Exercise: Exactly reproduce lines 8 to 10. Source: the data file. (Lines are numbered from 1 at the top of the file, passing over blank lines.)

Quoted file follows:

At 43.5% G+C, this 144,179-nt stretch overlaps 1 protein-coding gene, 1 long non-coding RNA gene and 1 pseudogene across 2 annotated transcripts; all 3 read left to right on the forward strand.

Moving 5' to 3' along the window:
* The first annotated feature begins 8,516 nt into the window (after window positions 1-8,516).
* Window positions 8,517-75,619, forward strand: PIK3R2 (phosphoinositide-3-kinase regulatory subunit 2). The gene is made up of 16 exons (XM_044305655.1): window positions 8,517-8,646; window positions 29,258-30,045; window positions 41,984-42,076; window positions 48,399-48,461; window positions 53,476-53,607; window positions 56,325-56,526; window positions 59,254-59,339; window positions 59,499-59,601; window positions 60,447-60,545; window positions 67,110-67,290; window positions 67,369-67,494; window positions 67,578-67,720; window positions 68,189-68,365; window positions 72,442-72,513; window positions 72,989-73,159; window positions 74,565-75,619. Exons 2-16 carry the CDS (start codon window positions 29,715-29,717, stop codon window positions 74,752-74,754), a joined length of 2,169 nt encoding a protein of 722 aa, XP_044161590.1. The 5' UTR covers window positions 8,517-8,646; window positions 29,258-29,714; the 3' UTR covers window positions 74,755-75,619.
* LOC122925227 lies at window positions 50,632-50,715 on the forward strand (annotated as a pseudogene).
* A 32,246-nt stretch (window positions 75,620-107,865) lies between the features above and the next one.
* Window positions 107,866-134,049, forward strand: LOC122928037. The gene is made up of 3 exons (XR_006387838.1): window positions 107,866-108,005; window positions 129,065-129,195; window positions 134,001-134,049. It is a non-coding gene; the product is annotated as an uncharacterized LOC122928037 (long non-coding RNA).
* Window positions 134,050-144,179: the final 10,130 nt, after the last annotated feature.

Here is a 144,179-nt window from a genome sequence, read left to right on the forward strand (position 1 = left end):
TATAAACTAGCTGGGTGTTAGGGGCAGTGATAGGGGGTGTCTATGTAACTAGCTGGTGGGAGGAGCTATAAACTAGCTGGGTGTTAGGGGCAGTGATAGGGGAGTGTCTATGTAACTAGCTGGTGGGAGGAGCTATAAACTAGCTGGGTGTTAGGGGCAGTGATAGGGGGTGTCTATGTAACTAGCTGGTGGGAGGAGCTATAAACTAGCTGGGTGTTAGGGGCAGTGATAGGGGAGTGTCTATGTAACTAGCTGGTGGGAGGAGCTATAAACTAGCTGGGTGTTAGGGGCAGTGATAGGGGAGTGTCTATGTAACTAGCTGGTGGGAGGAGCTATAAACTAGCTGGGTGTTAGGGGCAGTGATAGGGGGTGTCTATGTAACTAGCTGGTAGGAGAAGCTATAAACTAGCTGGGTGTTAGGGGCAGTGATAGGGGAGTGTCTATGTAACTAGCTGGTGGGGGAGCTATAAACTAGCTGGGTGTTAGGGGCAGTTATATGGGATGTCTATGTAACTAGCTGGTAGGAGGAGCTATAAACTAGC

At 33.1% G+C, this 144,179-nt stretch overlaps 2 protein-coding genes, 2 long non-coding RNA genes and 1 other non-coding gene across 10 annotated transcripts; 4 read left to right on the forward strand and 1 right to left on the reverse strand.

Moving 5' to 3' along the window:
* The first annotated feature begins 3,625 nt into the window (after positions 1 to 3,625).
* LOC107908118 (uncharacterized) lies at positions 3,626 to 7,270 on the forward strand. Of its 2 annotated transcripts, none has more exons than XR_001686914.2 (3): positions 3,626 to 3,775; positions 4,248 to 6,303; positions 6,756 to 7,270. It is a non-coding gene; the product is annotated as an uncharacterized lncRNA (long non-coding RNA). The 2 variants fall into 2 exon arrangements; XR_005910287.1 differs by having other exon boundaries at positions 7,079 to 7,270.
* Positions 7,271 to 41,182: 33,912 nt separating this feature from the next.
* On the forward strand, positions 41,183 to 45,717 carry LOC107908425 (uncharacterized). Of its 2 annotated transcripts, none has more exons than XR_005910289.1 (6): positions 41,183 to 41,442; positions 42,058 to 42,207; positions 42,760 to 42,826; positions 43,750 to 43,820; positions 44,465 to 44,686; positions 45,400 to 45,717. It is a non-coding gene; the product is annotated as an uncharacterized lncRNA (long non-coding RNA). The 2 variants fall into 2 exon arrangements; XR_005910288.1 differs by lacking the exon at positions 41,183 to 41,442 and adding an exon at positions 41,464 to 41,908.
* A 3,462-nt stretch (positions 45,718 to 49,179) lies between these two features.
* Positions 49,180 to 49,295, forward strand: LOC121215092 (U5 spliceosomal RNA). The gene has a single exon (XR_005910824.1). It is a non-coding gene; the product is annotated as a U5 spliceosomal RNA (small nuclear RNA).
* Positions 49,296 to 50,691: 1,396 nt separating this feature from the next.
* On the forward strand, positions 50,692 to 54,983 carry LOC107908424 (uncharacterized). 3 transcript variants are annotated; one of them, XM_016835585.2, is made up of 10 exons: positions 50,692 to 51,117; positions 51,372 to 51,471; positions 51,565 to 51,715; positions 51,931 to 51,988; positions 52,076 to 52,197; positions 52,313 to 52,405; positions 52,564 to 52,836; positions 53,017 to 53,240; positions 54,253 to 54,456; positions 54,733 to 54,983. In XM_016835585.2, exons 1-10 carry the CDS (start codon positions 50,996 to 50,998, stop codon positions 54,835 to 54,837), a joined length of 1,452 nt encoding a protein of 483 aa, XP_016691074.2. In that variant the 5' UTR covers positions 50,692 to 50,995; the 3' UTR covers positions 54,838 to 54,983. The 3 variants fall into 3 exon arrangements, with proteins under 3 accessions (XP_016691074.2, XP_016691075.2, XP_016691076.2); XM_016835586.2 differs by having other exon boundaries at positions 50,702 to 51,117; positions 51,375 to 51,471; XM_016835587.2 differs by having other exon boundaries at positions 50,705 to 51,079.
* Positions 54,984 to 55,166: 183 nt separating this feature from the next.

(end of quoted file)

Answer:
* Window positions 134,050-144,179: the final 10,130 nt, after the last annotated feature.

Here is a 144,179-nt window from a genome sequence, read left to right on the forward strand (position 1 = left end):
TATAAACTAGCTGGGTGTTAGGGGCAGTGATAGGGGGTGTCTATGTAACTAGCTGGTGGGAGGAGCTATAAACTAGCTGGGTGTTAGGGGCAGTGATAGGGGAGTGTCTATGTAACTAGCTGGTGGGAGGAGCTATAAACTAGCTGGGTGTTAGGGGCAGTGATAGGGGGTGTCTATGTAACTAGCTGGTGGGAGGAGCTATAAACTAGCTGGGTGTTAGGGGCAGTGATAGGGGAGTGTCTATGTAACTAGCTGGTGGGAGGAGCTATAAACTAGCTGGGTGTTAGGGGCAGTGATAGGGGAGTGTCTATGTAACTAGCTGGTGGGAGGAGCTATAAACTAGCTGGGTGTTAGGGGCAGTGATAGGGGGTGTCTATGTAACTAGCTGGTAGGAGAAGCTATAAACTAGCTGGGTGTTAGGGGCAGTGATAGGGGAGTGTCTATGTAACTAGCTGGTGGGGGAGCTATAAACTAGCTGGGTGTTAGGGGCAGTTATATGGGATGTCTATGTAACTAGCTGGTAGGAGGAGCTATAAACTAGC